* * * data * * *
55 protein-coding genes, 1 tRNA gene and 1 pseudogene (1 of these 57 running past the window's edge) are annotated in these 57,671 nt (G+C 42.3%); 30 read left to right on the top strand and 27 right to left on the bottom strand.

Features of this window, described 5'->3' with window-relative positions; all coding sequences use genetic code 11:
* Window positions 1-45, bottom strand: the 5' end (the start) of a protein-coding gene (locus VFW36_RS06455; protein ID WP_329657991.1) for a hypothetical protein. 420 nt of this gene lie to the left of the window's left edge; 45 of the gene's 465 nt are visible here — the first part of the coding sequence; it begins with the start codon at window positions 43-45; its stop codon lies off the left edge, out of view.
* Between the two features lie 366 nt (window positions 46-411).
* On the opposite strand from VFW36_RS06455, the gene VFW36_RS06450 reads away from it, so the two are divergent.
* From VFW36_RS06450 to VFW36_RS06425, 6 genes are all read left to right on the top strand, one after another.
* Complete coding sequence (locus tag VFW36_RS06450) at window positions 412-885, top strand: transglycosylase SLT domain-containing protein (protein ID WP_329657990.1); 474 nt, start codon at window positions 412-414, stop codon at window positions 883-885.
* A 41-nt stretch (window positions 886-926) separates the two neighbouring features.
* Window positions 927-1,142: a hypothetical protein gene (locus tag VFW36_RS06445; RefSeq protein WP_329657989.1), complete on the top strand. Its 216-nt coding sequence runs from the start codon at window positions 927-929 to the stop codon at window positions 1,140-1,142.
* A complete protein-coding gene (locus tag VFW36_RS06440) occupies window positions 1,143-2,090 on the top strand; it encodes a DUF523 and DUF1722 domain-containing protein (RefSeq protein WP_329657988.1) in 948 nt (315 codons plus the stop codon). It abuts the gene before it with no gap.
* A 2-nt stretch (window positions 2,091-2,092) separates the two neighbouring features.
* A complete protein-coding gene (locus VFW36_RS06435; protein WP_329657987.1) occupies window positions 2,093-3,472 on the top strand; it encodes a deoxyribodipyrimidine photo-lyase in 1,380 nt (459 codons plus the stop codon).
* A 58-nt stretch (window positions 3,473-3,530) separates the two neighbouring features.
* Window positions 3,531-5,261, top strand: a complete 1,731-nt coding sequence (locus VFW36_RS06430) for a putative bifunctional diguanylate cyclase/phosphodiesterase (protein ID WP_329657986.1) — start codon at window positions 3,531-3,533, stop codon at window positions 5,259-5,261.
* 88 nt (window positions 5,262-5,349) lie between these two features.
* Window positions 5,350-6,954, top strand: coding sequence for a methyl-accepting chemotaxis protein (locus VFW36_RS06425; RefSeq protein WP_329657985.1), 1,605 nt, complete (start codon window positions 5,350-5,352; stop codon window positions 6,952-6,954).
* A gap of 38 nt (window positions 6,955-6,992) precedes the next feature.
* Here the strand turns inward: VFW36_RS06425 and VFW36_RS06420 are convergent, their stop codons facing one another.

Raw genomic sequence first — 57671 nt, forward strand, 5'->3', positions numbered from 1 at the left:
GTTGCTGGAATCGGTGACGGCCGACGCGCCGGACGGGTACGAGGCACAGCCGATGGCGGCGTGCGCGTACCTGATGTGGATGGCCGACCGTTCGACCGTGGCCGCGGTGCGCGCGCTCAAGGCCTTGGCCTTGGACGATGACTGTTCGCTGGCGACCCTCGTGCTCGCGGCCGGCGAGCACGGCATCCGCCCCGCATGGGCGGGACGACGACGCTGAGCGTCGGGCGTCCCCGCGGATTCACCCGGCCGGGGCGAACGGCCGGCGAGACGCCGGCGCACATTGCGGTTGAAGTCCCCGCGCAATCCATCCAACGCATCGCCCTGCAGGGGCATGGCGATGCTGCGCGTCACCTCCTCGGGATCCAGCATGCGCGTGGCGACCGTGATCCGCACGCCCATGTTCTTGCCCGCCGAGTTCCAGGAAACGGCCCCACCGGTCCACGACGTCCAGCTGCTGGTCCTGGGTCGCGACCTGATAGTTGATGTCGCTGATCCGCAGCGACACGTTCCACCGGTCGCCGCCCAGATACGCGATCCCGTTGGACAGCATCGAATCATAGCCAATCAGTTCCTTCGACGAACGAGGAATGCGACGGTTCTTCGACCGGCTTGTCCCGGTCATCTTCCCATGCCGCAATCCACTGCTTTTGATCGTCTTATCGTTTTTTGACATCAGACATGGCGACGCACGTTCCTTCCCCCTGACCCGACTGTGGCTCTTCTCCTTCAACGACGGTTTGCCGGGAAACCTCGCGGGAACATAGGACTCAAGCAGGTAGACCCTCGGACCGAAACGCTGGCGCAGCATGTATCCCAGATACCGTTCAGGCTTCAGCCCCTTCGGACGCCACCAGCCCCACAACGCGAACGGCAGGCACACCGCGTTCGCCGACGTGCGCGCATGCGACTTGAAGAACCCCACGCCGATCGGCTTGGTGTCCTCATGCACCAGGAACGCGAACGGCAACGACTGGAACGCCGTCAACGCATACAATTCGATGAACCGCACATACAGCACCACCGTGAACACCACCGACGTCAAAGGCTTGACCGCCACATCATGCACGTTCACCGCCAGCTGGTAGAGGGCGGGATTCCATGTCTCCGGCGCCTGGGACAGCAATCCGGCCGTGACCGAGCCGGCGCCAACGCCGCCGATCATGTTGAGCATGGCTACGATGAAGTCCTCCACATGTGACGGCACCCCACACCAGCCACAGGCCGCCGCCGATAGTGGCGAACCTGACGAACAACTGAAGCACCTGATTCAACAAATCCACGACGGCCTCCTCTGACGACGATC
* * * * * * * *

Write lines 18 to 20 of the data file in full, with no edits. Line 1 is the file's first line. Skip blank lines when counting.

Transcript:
* Here the strand turns inward: VFW36_RS06425 and VFW36_RS06420 are convergent, their stop codons facing one another.

Raw genomic sequence first — 57671 nt, forward strand, 5'->3', positions numbered from 1 at the left:
GTTGCTGGAATCGGTGACGGCCGACGCGCCGGACGGGTACGAGGCACAGCCGATGGCGGCGTGCGCGTACCTGATGTGGATGGCCGACCGTTCGACCGTGGCCGCGGTGCGCGCGCTCAAGGCCTTGGCCTTGGACGATGACTGTTCGCTGGCGACCCTCGTGCTCGCGGCCGGCGAGCACGGCATCCGCCCCGCATGGGCGGGACGACGACGCTGAGCGTCGGGCGTCCCCGCGGATTCACCCGGCCGGGGCGAACGGCCGGCGAGACGCCGGCGCACATTGCGGTTGAAGTCCCCGCGCAATCCATCCAACGCATCGCCCTGCAGGGGCATGGCGATGCTGCGCGTCACCTCCTCGGGATCCAGCATGCGCGTGGCGACCGTGATCCGCACGCCCATGTTCTTGCCCGCCGAGTTCCAGGAAACGGCCCCACCGGTCCACGACGTCCAGCTGCTGGTCCTGGGTCGCGACCTGATAGTTGATGTCGCTGATCCGCAGCGACACGTTCCACCGGTCGCCGCCCAGATACGCGATCCCGTTGGACAGCATCGAATCATAGCCAATCAGTTCCTTCGACGAACGAGGAATGCGACGGTTCTTCGACCGGCTTGTCCCGGTCATCTTCCCATGCCGCAATCCACTGCTTTTGATCGTCTTATCGTTTTTTGACATCAGACATGGCGACGCACGTTCCTTCCCCCTGACCCGACTGTGGCTCTTCTCCTTCAACGACGGTTTGCCGGGAAACCTCGCGGGAACATAGGACTCAAGCAGGTAGACCCTCGGACCGAAACGCTGGCGCAGCATGTATCCCAGATACCGTTCAGGCTTCAGCCCCTTCGGACGCCACCAGCCCCACAACGCGAACGGCAGGCACACCGCGTTCGCCGACGTGCGCGCATGCGACTTGAAGAACCCCACGCCGATCGGCTTGGTGTCCTCATGCACCAGGAACGCGAACGGCAACGACTGGAACGCCGTCAACGCATACAATTCGATGAACCGCACATACAGCACCACCGTGAACACCACCGACGTCAAAGGCTTGACCGCCACATCATGCACGTTCACCGCCAGCTGGTAGAGGGCGGGATTCCATGTCTCCGGCGCCTGGGACAGCAATCCGGCCGTGACCGAGCCGGCGCCAACGCCGCCGATCATGTTGAGCATGGCTACGATGAAGTCCTCCACATGTGACGGCACCCCACACCAGCCACAGGCCGCCGCCGATAGTGGCGAACCTGACGAACAACTGAAGCACCTGATTCAACAAATCCACGACGGCCTCCTCTGACGACGATC